Don't have a large pantry to stock? You can get this list down to go-to foods, the ones you are most likely to use in cooking your meals. This way, you can stock a smaller kitchen pantry cabinet without overwhelming your limited space. 

What do we need?

We suggest you can start with the following.

  1. Meat & Seafood
  2. Vegetable and Fruit
  3. Fresh Spices and Herbs
  4. Rice, Noodle and Pasta
  5. Dairy, Eggs and Small Goods
  6. Frozen items
  7. Lunch and Breakfast
  8. Dry Goods (pantry)
  9. Nuts and Seeds
  10. Seasoning and dry spices
  11. Beverage
  12. Kitchen consumables
  13. Cleaning
  14. Pest and Maintenance 
  15. Office Equipment 
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TIPS to store your food for optimal freshness during this lockdown

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Many of us have overstocked essentials and thus we must learn the art of storing food with an extended shelf life thus minimizing food waste. Here are the tips which can help keep your food fresh for an extended period of time.

Otao kitchen offers Online Cooking Experiences to Celebrate Winter Cooking

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Asian Cooking Courses Online in Australia?

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Online Cooking Classes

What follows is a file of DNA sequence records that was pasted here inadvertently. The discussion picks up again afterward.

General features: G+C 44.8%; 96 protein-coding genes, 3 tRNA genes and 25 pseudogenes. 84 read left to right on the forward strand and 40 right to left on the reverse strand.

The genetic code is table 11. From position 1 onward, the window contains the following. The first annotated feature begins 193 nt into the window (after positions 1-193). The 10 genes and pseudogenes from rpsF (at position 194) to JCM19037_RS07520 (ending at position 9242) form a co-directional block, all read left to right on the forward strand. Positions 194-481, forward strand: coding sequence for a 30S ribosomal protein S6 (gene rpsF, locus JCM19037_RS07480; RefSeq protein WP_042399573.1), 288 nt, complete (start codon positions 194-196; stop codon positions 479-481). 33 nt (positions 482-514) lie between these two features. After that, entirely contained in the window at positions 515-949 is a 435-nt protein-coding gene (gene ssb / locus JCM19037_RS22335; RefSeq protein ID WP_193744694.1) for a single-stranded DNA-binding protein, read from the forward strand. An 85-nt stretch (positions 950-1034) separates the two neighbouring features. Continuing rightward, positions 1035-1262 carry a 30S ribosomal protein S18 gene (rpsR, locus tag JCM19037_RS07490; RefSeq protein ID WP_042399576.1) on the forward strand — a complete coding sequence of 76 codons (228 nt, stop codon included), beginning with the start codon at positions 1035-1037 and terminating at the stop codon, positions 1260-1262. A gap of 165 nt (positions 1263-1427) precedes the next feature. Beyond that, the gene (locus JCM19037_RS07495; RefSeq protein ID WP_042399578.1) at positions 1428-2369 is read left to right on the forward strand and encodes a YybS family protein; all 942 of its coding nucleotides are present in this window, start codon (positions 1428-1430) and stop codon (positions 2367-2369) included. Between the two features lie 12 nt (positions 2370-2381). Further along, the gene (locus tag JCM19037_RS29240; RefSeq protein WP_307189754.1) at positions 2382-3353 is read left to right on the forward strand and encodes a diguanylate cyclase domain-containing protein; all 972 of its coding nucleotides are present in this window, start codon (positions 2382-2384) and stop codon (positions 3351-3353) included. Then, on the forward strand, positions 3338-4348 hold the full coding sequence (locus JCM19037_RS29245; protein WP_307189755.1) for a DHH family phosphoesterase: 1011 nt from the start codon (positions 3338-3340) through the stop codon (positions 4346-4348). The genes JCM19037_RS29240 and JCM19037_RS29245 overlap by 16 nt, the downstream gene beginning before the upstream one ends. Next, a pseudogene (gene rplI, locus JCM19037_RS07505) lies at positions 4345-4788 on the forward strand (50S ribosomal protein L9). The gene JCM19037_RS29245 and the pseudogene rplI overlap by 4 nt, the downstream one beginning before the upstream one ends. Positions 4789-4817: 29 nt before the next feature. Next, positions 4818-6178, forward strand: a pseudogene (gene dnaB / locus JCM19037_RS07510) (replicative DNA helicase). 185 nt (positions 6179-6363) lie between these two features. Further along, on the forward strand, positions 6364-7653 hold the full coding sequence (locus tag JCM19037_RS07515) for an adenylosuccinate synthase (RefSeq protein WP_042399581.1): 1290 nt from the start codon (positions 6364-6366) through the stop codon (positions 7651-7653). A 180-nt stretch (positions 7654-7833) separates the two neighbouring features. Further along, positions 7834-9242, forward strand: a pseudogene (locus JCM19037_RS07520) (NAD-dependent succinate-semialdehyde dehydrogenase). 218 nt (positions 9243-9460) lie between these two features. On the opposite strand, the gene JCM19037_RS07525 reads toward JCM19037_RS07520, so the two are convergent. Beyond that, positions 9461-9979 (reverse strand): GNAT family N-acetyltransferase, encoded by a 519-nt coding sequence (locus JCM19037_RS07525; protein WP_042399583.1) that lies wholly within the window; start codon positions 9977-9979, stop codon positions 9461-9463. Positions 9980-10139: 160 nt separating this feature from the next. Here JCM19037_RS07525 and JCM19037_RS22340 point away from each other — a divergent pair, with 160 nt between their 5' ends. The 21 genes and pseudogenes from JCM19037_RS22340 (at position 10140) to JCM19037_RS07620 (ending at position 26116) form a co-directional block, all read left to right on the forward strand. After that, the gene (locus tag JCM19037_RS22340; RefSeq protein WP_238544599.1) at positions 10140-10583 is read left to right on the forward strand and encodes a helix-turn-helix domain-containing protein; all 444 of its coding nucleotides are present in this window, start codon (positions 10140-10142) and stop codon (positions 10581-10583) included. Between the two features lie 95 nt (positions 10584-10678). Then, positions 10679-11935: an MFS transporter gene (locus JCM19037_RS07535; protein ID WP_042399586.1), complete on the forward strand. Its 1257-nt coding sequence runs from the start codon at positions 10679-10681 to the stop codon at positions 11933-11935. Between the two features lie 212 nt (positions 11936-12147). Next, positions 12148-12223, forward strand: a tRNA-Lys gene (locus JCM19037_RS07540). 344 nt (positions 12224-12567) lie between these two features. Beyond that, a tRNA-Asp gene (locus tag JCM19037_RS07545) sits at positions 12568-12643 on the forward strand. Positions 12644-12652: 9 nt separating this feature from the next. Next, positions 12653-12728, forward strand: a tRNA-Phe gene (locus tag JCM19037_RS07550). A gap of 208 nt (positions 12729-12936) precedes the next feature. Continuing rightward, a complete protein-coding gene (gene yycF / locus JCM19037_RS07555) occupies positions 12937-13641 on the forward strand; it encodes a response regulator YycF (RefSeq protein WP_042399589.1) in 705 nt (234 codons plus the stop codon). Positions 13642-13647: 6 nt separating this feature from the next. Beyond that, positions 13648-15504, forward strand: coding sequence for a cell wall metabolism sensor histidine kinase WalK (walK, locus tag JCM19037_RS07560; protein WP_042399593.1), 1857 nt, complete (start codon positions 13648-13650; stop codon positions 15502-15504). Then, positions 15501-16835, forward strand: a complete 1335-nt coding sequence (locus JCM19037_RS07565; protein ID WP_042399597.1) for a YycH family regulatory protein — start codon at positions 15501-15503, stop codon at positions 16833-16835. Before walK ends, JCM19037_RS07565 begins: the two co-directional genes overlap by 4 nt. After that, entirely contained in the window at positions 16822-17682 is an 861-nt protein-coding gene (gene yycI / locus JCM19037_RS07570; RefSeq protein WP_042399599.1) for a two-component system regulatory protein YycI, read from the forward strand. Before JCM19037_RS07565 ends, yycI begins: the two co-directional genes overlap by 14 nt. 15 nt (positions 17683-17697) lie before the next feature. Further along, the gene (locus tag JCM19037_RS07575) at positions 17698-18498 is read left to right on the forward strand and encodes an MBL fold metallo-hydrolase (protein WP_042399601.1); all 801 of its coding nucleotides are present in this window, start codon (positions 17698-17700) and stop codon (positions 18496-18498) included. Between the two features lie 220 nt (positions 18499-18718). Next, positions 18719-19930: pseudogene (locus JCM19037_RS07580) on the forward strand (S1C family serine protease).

Home Cooking Live is a website that brings all the best cooking classes in a destination together and allows you to book a place online. Founded by Chef Ha Nguyen of Otao kitchen, who is founder of Asian cooking school in Melbourne previously worked in New Zealand and Australia, the cooking classes, which are available in Indonesia, Thailand, China, India, Japan, Korea and Vietnam currently, include pho making, green chicken curry and even classes for kids and vegans.

Chef instructors taking classes 

Chef Dylan Vickers has been working in some of the great Japanese restaurant  in Canada, The USA and now Australia, but just as importantly, Dylan has also spent his time teaching and mentoring Melbourne based home cooks.

You might think with a career spent time in the kitchen would be ready to relax, but far from this, Dylan is now setting his sights on training you, yes you online.

 

 

 

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The Supermarket's 7 Secrets You Want To Know

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Vegan Cooking Class Highlight